Ariel & Partridge (2016)
Evidence suggests that hotspot policing is an effective crime prevention strategy. In this paper, we present contradictory evidence of a backfiring effect. Previous studies focused on clusters of addresses or public facilities, with police moving freely and unpredictably within the boundaries of the hotspot, but the patrol areas of officers in this experiment were limited to bus stops so offenders could anticipate their movements. Hotspots policing therefore backfires when offenders can systematically and accurately predict the temporal and spatial pattern of long-term targeting at a single location.
One-half of 102 of London's "hottest" bus stops were randomly assigned to be patrolled by double-patrol teams of Metropolitan Police Service uniformed officers. These officers were randomly assigned to patrol one of these 51 bus stops during the "hot hours"—meaning that they were physically present during its ‘peak’ moment in terms of crime opportunities. Crucially, officers were tasked to "be visible" and deter crime and anti-social behavior at the bus stops.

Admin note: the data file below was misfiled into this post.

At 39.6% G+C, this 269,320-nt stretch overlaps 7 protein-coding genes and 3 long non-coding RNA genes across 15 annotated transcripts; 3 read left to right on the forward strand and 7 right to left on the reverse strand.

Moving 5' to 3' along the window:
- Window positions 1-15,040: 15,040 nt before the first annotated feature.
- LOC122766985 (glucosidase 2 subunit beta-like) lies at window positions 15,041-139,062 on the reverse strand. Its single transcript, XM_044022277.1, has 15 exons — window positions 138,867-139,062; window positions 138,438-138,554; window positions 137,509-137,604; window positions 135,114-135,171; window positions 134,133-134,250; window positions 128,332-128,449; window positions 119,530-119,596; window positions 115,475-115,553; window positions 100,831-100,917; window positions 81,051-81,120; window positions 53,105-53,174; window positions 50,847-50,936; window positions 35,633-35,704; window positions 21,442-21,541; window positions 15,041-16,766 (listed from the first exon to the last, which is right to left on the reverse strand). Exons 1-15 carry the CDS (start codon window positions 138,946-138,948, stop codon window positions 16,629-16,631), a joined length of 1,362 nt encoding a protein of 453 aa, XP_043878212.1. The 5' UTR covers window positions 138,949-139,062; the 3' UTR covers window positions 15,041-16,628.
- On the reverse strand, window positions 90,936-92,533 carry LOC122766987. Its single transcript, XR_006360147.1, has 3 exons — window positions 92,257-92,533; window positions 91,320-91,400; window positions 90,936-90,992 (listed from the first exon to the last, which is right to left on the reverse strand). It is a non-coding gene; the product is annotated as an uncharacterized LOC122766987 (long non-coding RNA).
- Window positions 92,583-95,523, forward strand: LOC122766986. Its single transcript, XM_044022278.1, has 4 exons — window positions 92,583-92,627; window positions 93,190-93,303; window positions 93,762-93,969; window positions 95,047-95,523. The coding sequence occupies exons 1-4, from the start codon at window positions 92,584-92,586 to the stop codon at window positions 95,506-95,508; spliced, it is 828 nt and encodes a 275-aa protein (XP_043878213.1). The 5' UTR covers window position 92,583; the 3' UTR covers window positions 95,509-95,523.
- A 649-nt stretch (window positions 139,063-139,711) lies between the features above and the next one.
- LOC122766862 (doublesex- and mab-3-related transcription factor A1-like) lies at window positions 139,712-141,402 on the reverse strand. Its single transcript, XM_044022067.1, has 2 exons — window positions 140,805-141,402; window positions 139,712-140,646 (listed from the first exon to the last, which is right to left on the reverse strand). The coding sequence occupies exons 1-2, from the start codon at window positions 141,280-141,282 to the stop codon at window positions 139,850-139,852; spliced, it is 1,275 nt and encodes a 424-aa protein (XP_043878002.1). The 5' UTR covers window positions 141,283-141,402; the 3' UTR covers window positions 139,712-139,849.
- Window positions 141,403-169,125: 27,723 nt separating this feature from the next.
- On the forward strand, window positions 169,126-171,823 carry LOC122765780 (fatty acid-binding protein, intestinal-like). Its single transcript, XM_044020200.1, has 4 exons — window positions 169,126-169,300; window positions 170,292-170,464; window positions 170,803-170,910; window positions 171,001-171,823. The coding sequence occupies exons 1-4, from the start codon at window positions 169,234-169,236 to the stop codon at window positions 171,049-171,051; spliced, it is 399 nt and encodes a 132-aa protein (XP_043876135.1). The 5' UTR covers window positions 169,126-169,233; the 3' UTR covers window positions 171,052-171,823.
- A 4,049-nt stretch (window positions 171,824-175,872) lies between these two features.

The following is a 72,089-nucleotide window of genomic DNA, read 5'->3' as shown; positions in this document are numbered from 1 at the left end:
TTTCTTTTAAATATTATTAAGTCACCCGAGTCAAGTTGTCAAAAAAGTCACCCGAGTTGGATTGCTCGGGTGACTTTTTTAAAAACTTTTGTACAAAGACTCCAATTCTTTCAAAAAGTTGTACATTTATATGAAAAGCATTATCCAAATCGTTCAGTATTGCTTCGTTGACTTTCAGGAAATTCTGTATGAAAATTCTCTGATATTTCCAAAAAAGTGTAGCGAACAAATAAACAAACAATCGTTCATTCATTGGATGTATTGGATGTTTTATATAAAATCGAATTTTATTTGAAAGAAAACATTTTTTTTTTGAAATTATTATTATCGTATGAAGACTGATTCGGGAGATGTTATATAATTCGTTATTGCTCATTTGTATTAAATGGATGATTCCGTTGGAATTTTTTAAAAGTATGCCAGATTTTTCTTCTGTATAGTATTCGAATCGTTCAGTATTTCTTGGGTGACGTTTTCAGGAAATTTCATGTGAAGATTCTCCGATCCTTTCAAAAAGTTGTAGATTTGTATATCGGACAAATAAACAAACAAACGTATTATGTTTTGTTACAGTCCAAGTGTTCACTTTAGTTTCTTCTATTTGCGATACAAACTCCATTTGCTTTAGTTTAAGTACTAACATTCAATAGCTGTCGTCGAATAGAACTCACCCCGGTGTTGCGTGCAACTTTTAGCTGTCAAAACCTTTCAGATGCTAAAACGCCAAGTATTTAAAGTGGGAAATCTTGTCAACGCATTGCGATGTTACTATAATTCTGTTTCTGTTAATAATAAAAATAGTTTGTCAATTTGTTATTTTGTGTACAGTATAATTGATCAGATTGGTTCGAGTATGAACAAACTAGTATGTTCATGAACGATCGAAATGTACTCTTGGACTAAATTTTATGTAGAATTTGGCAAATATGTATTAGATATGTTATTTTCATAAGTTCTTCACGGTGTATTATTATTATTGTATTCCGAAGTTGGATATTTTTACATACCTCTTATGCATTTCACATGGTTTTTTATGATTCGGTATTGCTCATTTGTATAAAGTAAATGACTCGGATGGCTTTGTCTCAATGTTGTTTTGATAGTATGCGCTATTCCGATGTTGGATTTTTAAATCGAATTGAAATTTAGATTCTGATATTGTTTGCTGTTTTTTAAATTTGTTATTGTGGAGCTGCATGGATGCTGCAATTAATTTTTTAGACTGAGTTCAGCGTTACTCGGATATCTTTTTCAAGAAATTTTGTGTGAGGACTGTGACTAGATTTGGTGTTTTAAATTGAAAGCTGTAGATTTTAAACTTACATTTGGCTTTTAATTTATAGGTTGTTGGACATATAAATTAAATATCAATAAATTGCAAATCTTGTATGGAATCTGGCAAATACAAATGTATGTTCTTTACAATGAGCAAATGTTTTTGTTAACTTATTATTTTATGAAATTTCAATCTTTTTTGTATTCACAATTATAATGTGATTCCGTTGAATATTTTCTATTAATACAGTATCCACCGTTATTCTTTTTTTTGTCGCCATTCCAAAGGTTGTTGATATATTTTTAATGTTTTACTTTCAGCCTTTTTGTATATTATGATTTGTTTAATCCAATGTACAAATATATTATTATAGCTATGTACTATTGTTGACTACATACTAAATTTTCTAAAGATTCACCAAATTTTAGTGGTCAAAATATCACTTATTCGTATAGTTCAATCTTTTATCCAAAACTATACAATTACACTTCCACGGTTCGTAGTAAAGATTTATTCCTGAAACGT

The remaining 51 hot spots did not receive the treatment, meaning there were no uniformed patrols during "hot hours."
1) Bus driver incident reports (DIRS) decreased significantly by 37% in the near vicinity of the bus stops, by 40% in the catchment area, and marginally and non-significantly in the farthest catchment areas, compared to control conditions. 2) In contrast, victim-generated crimes increased by 25% in the near vicinity, and by 23% and 11% within the 100-150m catchment areas, respectively.